I speared two scallops and shoved them in my mouth. "Happy?" I asked around the mouthful of food and gave her the cheesiest smile I could muster.

"Terribly," she simpered, going back to her own plate.

We finished quickly, although I left more on my plate than Alice would have liked. It seemed that my appetite had shrunk lately.

"So, did you look over the list I packed?" Alice asked while we waited for the waitress to bring the change. "What should we do tonight?"

I hadn't even glanced over the list of area attractions Alice had slipped into my bag. And honestly, I didn't want to do anything but go back up to my room and crack open another bottle of Tanqueray. Unfortunately, Alice had already preempted that plan.

"Let's just walk on the beach, Alice," I suggested.

She gave me another of her long looks as she pocketed her change. "I suppose…"

"I'm really not up for much more," I said.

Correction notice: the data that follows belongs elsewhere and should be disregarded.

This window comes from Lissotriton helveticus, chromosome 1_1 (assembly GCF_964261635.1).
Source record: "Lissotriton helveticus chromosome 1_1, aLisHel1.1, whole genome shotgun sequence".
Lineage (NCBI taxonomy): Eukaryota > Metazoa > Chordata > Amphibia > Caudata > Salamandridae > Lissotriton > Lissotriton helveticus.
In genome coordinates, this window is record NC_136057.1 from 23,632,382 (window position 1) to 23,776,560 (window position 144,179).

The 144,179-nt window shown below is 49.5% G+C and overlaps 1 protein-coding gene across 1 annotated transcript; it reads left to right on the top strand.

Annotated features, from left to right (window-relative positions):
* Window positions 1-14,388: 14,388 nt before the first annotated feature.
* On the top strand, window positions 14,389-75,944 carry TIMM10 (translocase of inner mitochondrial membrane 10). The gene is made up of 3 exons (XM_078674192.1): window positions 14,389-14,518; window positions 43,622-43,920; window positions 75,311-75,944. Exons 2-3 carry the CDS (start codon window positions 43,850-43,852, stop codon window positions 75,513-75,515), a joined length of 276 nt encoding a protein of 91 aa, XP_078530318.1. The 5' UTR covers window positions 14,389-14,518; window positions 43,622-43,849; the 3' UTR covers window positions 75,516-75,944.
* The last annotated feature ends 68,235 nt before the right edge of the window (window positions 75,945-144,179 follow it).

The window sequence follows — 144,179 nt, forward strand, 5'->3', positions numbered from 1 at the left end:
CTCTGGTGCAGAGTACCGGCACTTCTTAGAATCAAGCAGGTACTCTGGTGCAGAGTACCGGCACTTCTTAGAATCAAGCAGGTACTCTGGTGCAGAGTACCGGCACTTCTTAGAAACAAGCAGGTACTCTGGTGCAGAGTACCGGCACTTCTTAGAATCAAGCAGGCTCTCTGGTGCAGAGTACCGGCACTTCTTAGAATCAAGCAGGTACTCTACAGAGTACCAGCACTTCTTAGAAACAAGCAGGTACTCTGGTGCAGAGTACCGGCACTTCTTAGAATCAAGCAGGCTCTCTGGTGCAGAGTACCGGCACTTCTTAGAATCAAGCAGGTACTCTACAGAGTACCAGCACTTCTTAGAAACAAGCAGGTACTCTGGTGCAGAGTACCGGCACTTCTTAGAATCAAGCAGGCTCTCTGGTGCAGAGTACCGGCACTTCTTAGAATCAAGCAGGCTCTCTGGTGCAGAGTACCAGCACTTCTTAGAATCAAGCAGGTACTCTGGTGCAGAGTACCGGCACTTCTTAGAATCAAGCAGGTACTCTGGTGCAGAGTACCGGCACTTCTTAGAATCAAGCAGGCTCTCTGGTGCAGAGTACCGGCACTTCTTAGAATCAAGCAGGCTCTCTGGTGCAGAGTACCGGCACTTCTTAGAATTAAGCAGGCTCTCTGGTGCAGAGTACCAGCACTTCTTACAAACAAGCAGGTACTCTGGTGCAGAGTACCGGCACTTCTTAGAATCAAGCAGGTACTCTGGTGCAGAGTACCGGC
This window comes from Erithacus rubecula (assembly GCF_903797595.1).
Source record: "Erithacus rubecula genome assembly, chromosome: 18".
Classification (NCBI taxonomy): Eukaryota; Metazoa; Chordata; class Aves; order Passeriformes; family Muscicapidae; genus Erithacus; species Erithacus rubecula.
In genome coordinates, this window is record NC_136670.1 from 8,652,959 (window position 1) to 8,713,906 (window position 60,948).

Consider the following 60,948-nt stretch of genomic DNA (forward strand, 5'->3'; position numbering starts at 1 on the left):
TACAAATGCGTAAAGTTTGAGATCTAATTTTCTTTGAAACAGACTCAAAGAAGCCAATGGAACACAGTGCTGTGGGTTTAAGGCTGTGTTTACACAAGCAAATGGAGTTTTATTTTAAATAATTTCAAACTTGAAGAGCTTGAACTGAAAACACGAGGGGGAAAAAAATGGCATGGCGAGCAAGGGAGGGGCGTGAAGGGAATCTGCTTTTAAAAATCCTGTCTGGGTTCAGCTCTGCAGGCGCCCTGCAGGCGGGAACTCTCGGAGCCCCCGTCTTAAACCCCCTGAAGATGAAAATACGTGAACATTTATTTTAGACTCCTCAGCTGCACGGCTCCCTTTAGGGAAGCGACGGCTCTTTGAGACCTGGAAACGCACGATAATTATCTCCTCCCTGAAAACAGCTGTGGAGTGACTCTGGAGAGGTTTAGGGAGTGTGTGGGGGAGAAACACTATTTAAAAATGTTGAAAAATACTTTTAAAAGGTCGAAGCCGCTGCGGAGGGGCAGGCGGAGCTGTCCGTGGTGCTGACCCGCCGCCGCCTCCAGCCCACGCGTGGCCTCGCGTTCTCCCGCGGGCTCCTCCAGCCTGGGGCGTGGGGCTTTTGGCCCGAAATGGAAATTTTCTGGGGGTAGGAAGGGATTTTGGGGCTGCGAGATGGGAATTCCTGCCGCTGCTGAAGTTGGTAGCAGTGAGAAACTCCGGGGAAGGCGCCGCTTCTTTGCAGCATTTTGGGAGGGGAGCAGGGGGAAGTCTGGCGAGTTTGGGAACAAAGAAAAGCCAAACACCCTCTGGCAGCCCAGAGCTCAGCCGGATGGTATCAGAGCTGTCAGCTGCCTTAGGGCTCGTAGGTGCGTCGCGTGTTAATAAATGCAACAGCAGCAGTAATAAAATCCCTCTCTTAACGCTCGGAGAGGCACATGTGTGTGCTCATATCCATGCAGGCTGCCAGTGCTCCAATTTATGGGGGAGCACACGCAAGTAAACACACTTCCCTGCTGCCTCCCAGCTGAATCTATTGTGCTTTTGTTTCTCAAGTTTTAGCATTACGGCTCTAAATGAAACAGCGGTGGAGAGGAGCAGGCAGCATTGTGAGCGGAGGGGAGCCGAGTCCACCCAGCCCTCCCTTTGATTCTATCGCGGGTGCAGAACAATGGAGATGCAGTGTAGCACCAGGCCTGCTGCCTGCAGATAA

We had gone about twenty yards from the restaurant without seeing anyone else on the beach when I stopped suddenly. Alice nearly ran into me, but I heard her gasp as she realized what had stopped me in my tracks.

It was the soft strains of a guitar and a quiet tenor voice singing a song that was as familiar to me as my own heartbeat.

I was suddenly bombarded by a flood of memories, things I hadn't allowed myself to think of or feel since hearing the news that… that he had died. When the hospital called and told me what had happened—that he had been in an accident on one of his jobsites and that he had already been gone when the ambulance got him there—I hadn't believed it. I had insisted on seeing him. It was a wonder I hadn't killed myself in my rush to get to the hospital. But seeing him lying there on the hospital gurney, so still and broken, I hadn't been able to deny it anymore.

But I hadn't been able to think beyond the realization that all of our plans, all of our dreams would never happen. Everything I had lived for, every reason I had for doing anything I did was now gone.

And then in the days leading up to the funeral, there had been so many things to arrange and so much paperwork to sort through and complete that I hadn't had time to breathe much less remember anything of our life together. A life that had ceased to exist.

After the funeral, when things had calmed down and everyone else went back to their own lives, when I had begun to feel…something…again, I had turned to my liquid solace to block out the memories.